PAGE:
We “All” Live in an Ancient Indian Archaeological Zone

-Erosion at Santa Lucea Beach, Martin County , FL  11-11-22, JTLJust a few days ago, Hurricane Nicole whipped up the Atlantic Ocean and unearthed an ancient Ais Indian burial site at Chastain Beach on Hutchinson Island, near Bathtub Beach and Sailfish Point. Once again, we are reminded of history and those who lived here before us. I would hope, in time, these remains will be sacredly reinterred.

11-12-22 TCPalm article “Hutchinson Island Burial Site May Have Exposed Bones”

It is important to note that the local native people of Florida did not just live on Hutchinson Island, they utilized our entire coastal area of the St Lucie River/Indian River Lagoon. In fact, almost our entire coastal region is designated an “Archaeological Zone.”

-Below: map insert section of Martin County, Florida coast. “An Archaeological Survey of Martin County, Florida, 1995.” The shaded areas denote archaeological zones – areas the native people especially lived in and utilized. This includes Hutchinson Island, Sewall’s Point, parts of Rio, Jensen, Stuart, Palm City,  Rocky Point, and Hobe Sound among others. This report was not just to map these areas but also to alert developers. What does this mean? It means that in 1995 the famous archaeologist, Robert Carr, and his team determined such, and this is documented in their publication written for Martin County Government. Ironically, I had just asked my mother for a copy for our study of Palm City so when the unearthing occurred I took note.

The publication  provides the following designating these Archaeological Zones.

I am reminded to share an old blog post of mine about the Indian Mound, still visible,  in Ft Pierce. Tuckahoe, in Jensen, is also an ancient Indian mound. Most of course were disrespectfully carted away to construct roads.

“The Ais were a tribe of Native Americans who inhabited the Atlantic Coast of Florida. They ranged from present day Cape Canaveral to the St. Lucie Inlet, in the present day counties of Brevard, Indian River, St. Lucie and northernmost Martin. They lived in villages and towns along the shores of the great lagoon called Rio de Ais by the Spanish, and now called the Indian River.” -House of Refuge exhibit

Not just after a hurricane, but every day, we should remember those who were here before us and how they lived- in tune and respecting Nature. The best place to learn about the Ais people is at the House of Refuge on Hutchinson Island near to where the recent artifacts and bones were unearthed.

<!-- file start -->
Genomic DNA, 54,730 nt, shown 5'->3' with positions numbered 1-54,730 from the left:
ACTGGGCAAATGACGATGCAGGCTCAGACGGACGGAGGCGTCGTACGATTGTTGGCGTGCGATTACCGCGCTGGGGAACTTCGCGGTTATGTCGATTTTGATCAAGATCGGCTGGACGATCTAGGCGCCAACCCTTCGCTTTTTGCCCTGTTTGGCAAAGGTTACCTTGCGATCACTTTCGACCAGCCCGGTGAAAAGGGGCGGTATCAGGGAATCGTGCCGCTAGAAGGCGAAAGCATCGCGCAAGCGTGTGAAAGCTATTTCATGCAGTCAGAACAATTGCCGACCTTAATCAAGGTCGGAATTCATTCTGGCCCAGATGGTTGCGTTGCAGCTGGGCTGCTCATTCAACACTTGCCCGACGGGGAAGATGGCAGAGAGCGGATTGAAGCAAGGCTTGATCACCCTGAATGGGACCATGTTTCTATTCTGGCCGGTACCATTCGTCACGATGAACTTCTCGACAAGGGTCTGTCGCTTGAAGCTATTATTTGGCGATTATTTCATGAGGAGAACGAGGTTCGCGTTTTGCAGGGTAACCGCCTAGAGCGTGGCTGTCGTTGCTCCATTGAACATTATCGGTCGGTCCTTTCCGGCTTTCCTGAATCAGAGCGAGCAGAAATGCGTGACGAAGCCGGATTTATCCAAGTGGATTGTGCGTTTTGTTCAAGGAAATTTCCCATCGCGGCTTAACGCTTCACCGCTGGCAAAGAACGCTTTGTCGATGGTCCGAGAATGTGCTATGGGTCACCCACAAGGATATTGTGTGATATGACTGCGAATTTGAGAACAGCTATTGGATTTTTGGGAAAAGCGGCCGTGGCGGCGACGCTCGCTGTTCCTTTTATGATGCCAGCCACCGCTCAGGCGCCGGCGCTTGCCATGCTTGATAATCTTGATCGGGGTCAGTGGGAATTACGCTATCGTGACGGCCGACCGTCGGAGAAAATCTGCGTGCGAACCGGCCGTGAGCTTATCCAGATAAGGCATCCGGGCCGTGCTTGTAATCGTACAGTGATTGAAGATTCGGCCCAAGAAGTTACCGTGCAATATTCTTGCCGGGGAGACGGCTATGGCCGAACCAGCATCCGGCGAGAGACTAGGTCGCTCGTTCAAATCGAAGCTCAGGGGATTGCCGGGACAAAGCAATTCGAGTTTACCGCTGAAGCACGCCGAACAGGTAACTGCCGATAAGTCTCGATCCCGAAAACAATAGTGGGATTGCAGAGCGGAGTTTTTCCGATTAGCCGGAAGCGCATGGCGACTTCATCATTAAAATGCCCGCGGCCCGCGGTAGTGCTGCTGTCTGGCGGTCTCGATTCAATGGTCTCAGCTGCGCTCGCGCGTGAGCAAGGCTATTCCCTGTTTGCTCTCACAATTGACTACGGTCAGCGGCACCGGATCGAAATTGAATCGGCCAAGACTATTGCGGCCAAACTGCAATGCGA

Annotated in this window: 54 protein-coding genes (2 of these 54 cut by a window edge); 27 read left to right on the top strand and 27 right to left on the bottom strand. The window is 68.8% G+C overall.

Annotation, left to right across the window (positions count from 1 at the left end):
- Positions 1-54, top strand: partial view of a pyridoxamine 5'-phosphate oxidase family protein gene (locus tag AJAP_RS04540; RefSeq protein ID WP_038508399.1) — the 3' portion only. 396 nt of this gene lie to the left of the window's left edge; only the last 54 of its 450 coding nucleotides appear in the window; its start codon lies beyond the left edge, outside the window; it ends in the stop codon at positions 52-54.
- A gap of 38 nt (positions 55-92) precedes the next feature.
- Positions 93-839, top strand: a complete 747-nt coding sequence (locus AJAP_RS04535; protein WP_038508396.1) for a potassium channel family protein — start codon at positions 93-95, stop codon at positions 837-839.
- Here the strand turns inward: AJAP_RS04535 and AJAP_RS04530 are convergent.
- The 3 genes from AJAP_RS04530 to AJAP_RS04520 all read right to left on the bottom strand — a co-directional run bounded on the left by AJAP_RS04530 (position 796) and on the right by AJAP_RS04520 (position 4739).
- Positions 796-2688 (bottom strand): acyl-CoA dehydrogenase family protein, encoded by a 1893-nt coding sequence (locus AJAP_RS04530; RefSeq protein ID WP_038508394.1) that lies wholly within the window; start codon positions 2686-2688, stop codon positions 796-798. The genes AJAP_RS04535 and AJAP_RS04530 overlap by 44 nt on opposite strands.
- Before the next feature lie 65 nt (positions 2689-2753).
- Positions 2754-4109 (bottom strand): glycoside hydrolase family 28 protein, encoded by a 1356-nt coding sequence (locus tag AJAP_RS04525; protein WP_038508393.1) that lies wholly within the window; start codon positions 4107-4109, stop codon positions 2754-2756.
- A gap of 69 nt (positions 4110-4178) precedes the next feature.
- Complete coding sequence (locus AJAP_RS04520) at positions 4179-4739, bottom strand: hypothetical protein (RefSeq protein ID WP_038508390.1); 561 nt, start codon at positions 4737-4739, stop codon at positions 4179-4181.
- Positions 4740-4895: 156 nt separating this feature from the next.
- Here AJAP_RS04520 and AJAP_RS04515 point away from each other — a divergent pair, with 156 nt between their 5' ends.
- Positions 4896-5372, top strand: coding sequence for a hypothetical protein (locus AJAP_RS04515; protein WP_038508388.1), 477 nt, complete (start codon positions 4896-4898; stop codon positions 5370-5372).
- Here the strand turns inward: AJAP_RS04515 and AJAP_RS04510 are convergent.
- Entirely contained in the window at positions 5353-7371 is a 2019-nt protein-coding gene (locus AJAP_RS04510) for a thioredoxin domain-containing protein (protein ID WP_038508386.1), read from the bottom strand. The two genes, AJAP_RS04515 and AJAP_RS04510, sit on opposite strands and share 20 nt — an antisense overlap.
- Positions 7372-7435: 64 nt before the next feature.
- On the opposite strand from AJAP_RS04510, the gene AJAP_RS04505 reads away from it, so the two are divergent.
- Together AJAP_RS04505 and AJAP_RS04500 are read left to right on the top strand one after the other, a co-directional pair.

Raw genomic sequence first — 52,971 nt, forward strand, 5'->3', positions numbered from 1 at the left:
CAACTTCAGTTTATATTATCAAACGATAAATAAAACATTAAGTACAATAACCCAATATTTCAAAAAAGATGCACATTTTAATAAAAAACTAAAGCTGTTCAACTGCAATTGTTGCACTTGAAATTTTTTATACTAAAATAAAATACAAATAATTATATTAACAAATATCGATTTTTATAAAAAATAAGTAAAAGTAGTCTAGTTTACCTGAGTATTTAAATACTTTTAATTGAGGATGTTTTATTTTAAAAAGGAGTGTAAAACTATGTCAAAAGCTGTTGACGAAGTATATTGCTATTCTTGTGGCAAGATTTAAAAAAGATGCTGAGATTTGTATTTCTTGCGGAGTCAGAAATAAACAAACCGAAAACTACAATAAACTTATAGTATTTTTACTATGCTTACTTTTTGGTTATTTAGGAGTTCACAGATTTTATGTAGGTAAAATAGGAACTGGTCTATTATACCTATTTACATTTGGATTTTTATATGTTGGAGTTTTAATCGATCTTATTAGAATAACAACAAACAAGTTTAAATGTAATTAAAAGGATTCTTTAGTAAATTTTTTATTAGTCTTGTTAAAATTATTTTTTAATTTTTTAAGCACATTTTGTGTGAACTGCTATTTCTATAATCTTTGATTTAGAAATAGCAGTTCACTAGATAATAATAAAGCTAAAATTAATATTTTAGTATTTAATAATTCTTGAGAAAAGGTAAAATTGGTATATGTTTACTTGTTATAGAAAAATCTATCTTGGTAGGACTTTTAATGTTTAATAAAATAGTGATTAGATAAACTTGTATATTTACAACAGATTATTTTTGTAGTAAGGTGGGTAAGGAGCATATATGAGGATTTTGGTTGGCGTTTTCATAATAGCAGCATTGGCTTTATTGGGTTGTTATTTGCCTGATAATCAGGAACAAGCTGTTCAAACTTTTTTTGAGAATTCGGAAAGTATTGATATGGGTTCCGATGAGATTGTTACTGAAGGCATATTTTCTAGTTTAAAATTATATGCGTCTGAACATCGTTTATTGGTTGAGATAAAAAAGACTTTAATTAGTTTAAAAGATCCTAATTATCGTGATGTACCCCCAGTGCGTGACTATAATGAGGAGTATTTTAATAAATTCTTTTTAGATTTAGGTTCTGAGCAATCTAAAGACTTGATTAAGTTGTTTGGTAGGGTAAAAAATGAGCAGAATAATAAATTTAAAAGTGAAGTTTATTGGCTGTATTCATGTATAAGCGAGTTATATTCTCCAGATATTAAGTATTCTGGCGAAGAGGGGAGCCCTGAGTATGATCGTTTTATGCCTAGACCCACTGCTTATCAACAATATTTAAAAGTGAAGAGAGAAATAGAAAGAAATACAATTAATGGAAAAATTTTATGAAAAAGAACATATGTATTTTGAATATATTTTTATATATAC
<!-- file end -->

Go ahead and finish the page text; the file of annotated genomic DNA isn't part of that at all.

By the way, where do you live?

Video “Shadows & Reflections, Florida’s Lost People, features archaeologist Robert Carr and gives an idea of many of Florida’s native peoples.


13 thoughts on “We “All” Live in an Ancient Indian Archaeological Zone

  1. Thank you for sharing this Jacqui. Mother Nature takes away and always gives back, in some ways we could never expect. Another gifted lesson of who the ancestors are in these lands and again brings us closer to living in harmony with nature….and remembering those before us who lived and loved the land as we do.

  2. Jacqui…thanks for featuring this very important part of our history. We are surrounded, as you say, by these archeological sites of the Ais. I live in Rocky Point and we still have a mound, but beyond that I’m sure there are many more artifacts hidden from our reach. Throughout Florida the story is the same….
    We (Southeast Florida Archeological Society) have just restarted our lecture series. On the 19th we will feature Steven Koski, archeologist at Warm Mineral Springs & Little Salt Spring. Lecture is at the Hobe Sound Library at 10:30 am.

    1. Dear Jim thank you so much for this message. I really appreciate it – you all are the source. I would like to get more involved with SEFAS. I will do all I can to make it to the upcoming lecture and more in the future.

    1. I am not aware that they “moved” it but yes there was a natural inlet at Peck’s Lake that was closed by the ACOE after a storm. The St Lucie would open and close over 100/1000s of years but was “permanently” opened by hand and shovel in 1892 led by Capt. Henry Sewall. I have a blog somewhere about this. So interesting!

  3. I’m sure their spirits are crying to see what’s happening to Florida..dirty water, scarce fish and wildlife disappearing..

    1. No calcium means no life—fortunatly some of the historic coquina roadbed that was removed from the lagoon is low enough for high water to desolve it. I look for a BIG comeback of life for the next 2 years.

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